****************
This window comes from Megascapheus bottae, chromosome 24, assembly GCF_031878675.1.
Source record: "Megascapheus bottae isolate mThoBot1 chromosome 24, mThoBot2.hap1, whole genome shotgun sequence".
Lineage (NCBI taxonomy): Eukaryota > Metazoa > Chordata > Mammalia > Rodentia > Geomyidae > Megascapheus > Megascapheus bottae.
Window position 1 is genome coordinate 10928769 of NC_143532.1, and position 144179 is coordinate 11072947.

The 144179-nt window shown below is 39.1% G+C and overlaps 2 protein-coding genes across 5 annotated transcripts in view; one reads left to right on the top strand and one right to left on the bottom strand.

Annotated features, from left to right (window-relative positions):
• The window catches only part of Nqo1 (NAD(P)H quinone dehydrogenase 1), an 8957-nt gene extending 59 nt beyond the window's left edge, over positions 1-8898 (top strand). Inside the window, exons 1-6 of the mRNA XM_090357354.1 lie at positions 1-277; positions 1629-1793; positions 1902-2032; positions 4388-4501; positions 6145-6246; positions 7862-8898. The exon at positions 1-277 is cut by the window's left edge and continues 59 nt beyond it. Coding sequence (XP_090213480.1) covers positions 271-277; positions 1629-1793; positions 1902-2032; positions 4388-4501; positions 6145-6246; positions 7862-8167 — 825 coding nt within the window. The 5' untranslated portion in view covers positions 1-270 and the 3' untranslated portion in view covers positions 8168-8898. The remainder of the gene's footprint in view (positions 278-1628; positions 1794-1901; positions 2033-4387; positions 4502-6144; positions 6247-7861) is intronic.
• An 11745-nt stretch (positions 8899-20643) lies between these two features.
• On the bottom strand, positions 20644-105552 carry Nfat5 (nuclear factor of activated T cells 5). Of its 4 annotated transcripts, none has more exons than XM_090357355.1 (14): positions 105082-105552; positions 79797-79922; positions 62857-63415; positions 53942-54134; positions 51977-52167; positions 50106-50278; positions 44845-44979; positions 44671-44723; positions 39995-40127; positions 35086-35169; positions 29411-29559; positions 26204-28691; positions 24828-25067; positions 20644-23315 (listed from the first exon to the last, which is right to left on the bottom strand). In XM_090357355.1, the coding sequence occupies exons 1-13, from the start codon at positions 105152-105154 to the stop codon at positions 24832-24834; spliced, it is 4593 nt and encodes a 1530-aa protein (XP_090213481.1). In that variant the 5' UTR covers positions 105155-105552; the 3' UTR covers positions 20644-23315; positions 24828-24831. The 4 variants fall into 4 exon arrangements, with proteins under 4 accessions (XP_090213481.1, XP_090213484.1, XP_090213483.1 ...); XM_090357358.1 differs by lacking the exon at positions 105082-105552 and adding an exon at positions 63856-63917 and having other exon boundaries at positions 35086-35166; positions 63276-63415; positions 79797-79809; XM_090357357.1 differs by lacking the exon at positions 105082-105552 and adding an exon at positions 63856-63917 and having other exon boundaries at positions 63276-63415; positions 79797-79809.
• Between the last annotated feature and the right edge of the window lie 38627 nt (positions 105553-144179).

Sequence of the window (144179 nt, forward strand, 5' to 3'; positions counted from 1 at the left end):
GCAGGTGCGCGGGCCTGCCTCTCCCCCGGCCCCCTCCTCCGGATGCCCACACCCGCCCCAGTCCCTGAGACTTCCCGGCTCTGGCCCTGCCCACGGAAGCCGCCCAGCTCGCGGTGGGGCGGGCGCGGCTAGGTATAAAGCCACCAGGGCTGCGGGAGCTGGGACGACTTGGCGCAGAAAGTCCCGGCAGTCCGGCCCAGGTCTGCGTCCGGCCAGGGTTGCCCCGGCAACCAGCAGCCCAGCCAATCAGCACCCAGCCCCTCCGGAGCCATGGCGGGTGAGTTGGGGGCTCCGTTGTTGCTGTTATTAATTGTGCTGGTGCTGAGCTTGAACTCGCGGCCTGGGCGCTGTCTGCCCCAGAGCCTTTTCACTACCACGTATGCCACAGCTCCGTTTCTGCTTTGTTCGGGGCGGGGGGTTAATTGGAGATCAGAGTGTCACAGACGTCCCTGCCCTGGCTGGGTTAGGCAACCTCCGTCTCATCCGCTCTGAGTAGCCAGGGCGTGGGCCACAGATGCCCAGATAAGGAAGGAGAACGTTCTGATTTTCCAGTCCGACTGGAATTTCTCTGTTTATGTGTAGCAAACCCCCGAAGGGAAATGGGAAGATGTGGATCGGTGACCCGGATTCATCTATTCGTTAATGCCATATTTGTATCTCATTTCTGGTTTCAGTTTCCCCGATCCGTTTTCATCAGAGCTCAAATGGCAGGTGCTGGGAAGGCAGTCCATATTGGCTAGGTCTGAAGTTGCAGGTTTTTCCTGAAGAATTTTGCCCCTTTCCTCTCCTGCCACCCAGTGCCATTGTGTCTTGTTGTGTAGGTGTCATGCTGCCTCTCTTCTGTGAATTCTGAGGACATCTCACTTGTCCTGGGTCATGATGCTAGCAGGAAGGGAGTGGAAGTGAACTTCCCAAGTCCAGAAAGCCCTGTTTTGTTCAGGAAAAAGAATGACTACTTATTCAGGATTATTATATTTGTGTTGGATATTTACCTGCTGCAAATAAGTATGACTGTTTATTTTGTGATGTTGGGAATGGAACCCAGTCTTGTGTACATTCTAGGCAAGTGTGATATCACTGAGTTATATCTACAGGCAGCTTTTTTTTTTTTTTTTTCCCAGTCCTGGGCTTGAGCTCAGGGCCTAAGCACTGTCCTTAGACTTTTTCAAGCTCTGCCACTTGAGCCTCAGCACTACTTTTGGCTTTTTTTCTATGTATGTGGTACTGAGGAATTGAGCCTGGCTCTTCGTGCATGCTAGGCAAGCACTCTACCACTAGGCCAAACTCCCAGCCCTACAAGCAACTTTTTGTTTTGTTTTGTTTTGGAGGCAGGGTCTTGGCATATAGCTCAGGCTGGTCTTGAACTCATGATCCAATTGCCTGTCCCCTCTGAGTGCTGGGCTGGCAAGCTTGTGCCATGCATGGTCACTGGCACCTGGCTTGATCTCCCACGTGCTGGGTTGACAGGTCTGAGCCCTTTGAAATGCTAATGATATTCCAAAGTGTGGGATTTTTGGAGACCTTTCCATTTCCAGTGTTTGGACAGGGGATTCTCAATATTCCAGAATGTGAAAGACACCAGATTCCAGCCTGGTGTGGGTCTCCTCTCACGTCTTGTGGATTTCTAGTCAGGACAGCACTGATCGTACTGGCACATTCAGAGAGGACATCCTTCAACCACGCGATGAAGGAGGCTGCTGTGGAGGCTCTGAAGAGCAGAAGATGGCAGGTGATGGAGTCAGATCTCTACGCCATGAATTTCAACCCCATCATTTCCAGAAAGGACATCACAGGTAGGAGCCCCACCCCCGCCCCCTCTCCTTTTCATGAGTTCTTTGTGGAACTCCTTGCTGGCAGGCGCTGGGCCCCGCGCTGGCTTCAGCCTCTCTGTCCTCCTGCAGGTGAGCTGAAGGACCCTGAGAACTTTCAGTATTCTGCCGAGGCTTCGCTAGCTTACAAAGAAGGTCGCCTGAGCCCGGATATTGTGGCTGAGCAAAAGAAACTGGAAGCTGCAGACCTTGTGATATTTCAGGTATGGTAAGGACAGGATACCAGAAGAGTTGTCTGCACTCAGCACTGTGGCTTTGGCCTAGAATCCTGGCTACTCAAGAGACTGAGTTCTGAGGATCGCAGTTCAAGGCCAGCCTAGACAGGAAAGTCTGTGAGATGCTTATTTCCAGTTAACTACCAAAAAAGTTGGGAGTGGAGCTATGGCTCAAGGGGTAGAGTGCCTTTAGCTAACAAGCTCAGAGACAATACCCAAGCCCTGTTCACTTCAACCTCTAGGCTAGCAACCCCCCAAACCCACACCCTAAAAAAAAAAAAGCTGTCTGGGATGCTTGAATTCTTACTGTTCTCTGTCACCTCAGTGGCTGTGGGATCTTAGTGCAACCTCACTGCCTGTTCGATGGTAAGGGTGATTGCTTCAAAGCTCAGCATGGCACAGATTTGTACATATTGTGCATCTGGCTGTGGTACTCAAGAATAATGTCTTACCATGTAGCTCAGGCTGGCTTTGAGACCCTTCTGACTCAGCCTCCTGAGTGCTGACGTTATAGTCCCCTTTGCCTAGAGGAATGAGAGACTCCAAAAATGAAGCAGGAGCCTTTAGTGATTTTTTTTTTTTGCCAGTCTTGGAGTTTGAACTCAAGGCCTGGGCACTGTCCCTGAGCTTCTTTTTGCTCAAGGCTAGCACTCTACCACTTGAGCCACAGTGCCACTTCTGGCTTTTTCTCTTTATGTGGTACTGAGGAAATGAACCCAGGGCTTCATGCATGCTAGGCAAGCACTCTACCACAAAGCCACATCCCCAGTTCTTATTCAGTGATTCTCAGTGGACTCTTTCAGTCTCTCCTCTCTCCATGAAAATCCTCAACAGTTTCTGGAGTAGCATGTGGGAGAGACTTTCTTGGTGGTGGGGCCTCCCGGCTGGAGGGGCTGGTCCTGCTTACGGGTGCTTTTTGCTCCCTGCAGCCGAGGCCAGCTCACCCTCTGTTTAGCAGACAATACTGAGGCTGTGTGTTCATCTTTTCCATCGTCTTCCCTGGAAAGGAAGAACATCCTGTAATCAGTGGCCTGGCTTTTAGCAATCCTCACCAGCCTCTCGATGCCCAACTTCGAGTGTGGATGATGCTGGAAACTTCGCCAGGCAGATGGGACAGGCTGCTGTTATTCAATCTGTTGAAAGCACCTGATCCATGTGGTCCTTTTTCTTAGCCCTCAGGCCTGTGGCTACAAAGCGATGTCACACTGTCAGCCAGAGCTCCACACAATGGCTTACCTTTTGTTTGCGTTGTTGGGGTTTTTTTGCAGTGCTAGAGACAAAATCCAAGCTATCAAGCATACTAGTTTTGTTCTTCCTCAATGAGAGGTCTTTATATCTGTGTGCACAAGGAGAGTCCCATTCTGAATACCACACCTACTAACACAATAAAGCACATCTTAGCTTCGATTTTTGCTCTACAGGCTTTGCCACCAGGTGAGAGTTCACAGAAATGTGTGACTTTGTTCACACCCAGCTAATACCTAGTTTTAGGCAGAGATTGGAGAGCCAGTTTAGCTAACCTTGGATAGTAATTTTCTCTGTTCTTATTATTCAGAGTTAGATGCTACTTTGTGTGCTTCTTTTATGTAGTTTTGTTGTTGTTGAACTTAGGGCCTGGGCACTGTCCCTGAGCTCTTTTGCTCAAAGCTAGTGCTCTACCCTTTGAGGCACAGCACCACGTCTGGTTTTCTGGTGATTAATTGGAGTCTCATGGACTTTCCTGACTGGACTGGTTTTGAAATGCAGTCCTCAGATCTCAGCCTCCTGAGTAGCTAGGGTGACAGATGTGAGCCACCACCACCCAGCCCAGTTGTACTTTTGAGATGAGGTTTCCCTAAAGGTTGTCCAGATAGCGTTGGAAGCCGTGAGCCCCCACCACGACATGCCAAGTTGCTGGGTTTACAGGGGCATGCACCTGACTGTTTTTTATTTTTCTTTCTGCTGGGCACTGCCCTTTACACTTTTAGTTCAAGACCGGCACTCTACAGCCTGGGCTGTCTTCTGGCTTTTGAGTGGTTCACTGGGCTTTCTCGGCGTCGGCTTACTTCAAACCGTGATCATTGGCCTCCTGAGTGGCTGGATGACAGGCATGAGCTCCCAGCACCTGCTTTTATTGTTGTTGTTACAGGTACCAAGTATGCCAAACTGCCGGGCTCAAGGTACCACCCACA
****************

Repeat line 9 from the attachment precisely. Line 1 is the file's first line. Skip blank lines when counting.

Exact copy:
• On the bottom strand, positions 20644-105552 carry Nfat5 (nuclear factor of activated T cells 5). Of its 4 annotated transcripts, none has more exons than XM_090357355.1 (14): positions 105082-105552; positions 79797-79922; positions 62857-63415; positions 53942-54134; positions 51977-52167; positions 50106-50278; positions 44845-44979; positions 44671-44723; positions 39995-40127; positions 35086-35169; positions 29411-29559; positions 26204-28691; positions 24828-25067; positions 20644-23315 (listed from the first exon to the last, which is right to left on the bottom strand). In XM_090357355.1, the coding sequence occupies exons 1-13, from the start codon at positions 105152-105154 to the stop codon at positions 24832-24834; spliced, it is 4593 nt and encodes a 1530-aa protein (XP_090213481.1). In that variant the 5' UTR covers positions 105155-105552; the 3' UTR covers positions 20644-23315; positions 24828-24831. The 4 variants fall into 4 exon arrangements, with proteins under 4 accessions (XP_090213481.1, XP_090213484.1, XP_090213483.1 ...); XM_090357358.1 differs by lacking the exon at positions 105082-105552 and adding an exon at positions 63856-63917 and having other exon boundaries at positions 35086-35166; positions 63276-63415; positions 79797-79809; XM_090357357.1 differs by lacking the exon at positions 105082-105552 and adding an exon at positions 63856-63917 and having other exon boundaries at positions 63276-63415; positions 79797-79809.